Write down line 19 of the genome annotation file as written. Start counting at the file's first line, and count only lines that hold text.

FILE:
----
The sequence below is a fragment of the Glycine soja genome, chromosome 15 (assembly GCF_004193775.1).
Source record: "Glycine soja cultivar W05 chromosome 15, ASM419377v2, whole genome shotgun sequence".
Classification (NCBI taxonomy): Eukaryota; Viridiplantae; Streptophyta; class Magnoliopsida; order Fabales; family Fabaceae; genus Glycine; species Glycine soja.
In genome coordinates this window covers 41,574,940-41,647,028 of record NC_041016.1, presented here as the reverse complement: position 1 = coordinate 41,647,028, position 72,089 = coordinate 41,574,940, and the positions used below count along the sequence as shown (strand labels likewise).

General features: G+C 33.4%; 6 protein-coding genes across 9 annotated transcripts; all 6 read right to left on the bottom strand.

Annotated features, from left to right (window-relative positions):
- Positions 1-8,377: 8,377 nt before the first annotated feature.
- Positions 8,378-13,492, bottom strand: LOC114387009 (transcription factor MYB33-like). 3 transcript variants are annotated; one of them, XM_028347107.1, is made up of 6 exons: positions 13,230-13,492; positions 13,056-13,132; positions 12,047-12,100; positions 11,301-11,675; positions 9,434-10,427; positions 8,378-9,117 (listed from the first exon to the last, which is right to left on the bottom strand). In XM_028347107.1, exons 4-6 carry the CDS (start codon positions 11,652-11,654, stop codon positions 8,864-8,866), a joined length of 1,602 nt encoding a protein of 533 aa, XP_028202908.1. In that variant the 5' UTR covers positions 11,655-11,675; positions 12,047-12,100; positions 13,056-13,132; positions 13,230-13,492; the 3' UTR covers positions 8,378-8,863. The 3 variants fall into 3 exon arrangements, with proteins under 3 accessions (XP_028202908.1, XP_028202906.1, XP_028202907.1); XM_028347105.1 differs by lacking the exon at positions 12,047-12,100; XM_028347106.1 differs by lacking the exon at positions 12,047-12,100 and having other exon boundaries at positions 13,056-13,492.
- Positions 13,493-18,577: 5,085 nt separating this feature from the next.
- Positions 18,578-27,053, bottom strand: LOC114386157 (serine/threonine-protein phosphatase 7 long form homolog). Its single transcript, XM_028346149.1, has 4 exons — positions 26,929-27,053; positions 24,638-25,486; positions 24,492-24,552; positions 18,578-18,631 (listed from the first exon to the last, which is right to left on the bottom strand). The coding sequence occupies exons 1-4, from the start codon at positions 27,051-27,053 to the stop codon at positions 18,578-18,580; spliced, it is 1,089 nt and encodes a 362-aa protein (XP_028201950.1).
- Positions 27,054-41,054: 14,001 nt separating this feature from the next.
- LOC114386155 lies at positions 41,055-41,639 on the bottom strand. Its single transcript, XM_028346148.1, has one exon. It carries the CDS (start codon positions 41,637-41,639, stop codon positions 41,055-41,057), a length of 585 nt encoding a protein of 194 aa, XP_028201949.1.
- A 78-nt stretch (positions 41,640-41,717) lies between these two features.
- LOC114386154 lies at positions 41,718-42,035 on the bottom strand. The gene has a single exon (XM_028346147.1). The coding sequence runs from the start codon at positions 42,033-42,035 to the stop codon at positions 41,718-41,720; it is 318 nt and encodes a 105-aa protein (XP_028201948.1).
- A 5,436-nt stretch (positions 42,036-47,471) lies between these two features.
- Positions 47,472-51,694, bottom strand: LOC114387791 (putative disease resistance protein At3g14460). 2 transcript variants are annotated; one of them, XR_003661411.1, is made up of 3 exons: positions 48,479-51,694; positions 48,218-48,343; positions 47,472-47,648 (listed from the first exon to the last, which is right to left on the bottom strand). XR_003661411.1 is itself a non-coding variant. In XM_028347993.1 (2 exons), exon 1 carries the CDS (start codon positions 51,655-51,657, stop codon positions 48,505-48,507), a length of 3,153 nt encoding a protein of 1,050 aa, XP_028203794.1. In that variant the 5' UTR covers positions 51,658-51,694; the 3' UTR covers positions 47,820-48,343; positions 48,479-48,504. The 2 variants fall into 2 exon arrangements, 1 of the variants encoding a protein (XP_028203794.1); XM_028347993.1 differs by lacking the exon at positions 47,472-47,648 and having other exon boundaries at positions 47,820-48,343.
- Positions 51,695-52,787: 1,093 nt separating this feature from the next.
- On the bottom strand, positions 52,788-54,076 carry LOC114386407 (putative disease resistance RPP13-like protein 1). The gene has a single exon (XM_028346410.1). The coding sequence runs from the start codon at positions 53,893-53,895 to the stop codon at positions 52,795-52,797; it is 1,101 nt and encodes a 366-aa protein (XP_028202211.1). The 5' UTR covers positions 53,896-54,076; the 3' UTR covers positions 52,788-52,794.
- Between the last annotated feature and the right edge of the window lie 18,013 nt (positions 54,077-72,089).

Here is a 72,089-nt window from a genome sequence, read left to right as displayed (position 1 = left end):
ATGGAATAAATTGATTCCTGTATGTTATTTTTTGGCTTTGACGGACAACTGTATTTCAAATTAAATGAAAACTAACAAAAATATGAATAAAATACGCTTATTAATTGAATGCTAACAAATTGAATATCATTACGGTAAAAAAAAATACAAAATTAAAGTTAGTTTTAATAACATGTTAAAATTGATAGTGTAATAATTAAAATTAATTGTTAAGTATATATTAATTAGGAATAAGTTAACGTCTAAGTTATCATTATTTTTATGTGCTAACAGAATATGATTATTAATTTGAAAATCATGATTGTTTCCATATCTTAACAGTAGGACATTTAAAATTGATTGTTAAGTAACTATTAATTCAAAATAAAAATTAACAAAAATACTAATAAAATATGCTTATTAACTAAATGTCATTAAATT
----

- Between the last annotated feature and the right edge of the window lie 18,013 nt (positions 54,077-72,089).